If you're still talking about the military, the quality of the trigger is way, way, way down the list of priorities for a military.Example: The M9's trigger/manual of arms SUCKS compared to handling a 1911. [snip]
Slim, handy, correct ergonomic grip angle, and unmatched trigger for a much more likely first round hit - the 1911 is still the best fighting handgun - unless you MISS A LOT..... Then you should consider a high cap 2011.... Those of you who are really concerned about crowds - keep an M4 at hand in the cabin - and you will notice at all of the riot shootings - when the first two or three rounds go off, everybody runs....CC
I think the biggest problem is generational. At 50 I'm at the tail end of the generations who remember when the .45 was still the standard-issue handgun of the US military. Guys half my age grew up in the Glock era, and remember the 1911 as something they saw in old war movies or what their dad or grandpa kept in a cigar box next to the bed. So naturally they're going to dismiss it as an old or outdated design, because to them it's as old as a Luger or Broomhandle is to us older guys.
What is the highest confirmed round count in combat use of a 1911.? Even being generous and saying 100 rounds at what point of testing does a 3500 or 6000 rounds without failure become statistically insignificant or meaningless?
3,500 MRBF meant the average number of rounds between malfunctions. The old 6,000 round figure that was reached during the original tests in March 1911 was the number of rounds it went without actually breaking down. Back then you were lucky if you could get any handgun to fire that many rounds without needing a trip back to the armorer's bench. Both the Colt and Savage pistols tested were cleaned and inspected every 100 rounds*. The Colt never failed, but the Savage failed numerous times and by the end of the tests it had suffered several cracked and broken parts and was no longer functioning well.And that early 1980's test used well used M1911s - the newest of which dated to 1945. Is that a fair comparison to brand new, massaged, company provided test guns? As I recall, the original M1911s made 6,000 rounds without failure. Why did the stat change? Age and use.
Given the improvements in metallurgy and heat-treatment since 1945 , and adhering to original dimensions and tolerancing , I reckon that 6000rd figure should be bumped up a bit in a quality modern manufacture 1911 , no?And how many civilians (non-competition shooters) will ever get to 3,500 rounds through each of their multiple carry guns? How often do you hear of which gun is currently in the "Carry Rotation"? How many people here only have ONE 1911?
I know many of us here have fired a lot more rounds than that - but all through only ONE gun? I have multiple 1911s - the only ones I know greatly exceeding that round count are my competition guns.
And that early 1980's test used well used M1911s - the newest of which dated to 1945. Is that a fair comparison to brand new, massaged, company provided test guns? As I recall, the original M1911s made 6,000 rounds without failure. Why did the stat change? Age and use.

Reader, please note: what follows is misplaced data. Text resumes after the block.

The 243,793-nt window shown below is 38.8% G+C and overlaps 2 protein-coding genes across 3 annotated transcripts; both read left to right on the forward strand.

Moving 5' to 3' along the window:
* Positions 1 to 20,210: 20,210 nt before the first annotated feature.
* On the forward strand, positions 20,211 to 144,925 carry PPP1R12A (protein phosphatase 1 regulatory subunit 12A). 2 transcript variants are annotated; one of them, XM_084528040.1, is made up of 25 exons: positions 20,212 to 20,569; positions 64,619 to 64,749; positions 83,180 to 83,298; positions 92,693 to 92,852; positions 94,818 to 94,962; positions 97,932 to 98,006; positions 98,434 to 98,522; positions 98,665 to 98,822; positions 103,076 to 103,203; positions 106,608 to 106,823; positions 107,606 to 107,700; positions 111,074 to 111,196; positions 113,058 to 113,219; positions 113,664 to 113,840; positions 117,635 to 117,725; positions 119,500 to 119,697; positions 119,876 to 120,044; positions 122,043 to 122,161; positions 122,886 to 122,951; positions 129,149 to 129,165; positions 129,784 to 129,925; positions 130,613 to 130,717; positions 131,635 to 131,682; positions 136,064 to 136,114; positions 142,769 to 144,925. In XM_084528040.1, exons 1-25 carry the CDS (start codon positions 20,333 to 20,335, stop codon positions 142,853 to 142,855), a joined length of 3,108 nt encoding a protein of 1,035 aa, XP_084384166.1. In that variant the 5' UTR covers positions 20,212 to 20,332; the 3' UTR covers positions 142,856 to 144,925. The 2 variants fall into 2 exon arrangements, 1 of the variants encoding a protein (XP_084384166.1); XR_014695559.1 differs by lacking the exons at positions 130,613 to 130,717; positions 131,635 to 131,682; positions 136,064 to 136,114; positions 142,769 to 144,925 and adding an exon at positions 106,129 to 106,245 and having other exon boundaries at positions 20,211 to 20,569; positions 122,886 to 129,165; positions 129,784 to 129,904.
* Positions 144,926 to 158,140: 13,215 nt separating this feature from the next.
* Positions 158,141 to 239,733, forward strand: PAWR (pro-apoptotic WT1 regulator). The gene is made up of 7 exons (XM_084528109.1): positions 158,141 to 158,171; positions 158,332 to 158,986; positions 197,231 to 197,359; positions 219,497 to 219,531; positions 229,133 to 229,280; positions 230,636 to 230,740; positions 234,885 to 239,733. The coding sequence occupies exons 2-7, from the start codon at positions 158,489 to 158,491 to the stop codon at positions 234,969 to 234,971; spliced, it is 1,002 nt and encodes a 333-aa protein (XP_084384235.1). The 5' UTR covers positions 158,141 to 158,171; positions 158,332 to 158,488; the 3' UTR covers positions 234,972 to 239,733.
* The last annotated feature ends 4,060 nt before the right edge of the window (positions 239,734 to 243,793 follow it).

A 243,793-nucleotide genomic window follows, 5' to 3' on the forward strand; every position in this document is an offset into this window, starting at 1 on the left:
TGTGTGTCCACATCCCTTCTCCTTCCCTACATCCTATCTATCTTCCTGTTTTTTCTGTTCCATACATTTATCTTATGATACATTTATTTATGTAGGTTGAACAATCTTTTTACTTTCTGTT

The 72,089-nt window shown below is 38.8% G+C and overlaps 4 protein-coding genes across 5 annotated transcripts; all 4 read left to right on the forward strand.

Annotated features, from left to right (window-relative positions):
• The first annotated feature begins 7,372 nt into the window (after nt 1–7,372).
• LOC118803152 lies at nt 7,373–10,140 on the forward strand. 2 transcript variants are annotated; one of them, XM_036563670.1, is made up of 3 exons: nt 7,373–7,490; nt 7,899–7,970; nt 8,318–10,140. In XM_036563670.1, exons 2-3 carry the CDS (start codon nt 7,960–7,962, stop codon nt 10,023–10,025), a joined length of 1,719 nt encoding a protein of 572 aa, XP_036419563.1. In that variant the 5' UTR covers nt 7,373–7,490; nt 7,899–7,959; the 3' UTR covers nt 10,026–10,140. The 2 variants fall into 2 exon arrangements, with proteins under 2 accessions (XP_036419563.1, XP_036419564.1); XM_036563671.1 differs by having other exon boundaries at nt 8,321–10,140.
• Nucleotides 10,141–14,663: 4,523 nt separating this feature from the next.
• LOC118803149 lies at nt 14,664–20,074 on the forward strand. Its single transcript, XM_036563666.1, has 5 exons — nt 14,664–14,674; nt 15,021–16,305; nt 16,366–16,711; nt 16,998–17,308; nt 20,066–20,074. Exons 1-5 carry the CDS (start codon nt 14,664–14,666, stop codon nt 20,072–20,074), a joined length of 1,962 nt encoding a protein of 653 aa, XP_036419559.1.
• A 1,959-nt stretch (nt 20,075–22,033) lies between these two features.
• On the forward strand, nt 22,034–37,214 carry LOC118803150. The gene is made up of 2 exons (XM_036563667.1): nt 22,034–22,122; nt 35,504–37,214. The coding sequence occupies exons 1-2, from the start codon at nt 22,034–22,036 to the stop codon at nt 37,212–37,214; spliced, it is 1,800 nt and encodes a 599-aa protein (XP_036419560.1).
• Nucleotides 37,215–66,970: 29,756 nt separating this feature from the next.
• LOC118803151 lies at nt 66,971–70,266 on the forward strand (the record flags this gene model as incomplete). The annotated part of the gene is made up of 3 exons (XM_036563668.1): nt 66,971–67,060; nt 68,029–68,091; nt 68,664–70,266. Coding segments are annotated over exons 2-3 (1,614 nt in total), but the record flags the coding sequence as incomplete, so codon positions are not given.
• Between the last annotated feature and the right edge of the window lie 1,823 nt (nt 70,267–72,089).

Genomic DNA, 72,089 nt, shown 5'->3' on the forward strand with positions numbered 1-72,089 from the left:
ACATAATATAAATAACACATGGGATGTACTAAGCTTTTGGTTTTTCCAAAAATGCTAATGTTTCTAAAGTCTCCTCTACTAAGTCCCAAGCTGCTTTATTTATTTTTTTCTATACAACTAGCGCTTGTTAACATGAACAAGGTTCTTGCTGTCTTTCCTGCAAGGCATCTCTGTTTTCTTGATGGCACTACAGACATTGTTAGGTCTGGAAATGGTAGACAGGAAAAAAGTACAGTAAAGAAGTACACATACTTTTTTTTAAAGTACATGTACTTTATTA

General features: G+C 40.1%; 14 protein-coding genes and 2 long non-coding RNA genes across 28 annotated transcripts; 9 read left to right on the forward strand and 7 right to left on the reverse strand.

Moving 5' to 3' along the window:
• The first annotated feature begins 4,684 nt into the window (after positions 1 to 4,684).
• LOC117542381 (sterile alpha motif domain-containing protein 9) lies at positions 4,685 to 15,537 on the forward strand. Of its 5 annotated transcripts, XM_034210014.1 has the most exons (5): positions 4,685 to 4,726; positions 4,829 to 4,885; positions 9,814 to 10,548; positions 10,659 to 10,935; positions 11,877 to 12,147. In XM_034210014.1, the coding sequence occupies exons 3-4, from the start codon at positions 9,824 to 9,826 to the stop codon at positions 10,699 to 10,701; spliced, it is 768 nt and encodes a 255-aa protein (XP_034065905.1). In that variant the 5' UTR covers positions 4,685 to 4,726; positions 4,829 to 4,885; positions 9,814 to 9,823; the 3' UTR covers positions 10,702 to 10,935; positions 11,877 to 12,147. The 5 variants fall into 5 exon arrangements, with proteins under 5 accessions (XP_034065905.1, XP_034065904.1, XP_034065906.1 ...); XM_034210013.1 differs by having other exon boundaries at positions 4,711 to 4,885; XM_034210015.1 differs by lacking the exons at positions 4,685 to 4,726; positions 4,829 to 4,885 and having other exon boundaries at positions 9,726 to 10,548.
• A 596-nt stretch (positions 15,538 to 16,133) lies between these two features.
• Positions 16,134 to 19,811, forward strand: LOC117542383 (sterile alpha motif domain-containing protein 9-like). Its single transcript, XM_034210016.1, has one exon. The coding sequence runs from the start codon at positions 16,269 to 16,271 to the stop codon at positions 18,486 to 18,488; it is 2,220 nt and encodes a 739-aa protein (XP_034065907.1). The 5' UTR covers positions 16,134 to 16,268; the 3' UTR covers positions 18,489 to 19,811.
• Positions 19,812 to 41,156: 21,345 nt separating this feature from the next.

Sort-of.Maybe it’s due to the increase in the gay population?
The biggest demographic group for 1911s is gray hairs. Nobody under 50 watched John Wayne come over that burm with his 1911 in hand. Hell, maybe 60. Then you gotta spend a grand to get a decent one and they need some tuning. So you either have to get a custom or boutique $3k 1911 or have a gunsmith on retainer...or learn to work on 1911s.I guess this is a semi-rhetorical question. I know the major objections, which I have listed below with my thoughts on each. I just don't understand the hate towards the 1911 for CCW and how far people go to belittle anyone who does.
I recently posted in a regional forum looking for advice on the best carry 1911 that is compliant in my state. You can't imagine how many snarky replies I received. Why would you carry a 1911, bad choice, capacity, etc., etc.
Folks make a huge issue of the manual safety on the 1911. To me, it is a training issue. If you commit to only carry single action autos, this becomes fairly ingrained and automatic to a point. Now, I thankfully have never been in a situation where I have had to draw a firearm so I don't know what will happen under stress, but my hope is that with consistent training it wouldn't be an issue God forbid.
This one, especially for me, is a non-issue. My state restricts us to 10 round magazines. I carry a commander 1911 in 9mm which gives me 10+1. I feel that this would be adequate for most people regardless of your state and local laws. None of us go looking for trouble or will likely be in a sustained gun fight. I can understand objections from LEO's or military personnel, but for civilians, I just don't think this is a big issue.
Ok, I can understand this objection as I have owned a 1911 or two that wasn't 100%, but I think reliable models are out there or they can be made reliable with the help of a qualified 1911 smith. No, they will never be Glocks or M&P's in this regard, but I think with a little care and attention, they can be reliable enough for CCW.
What do you guys think?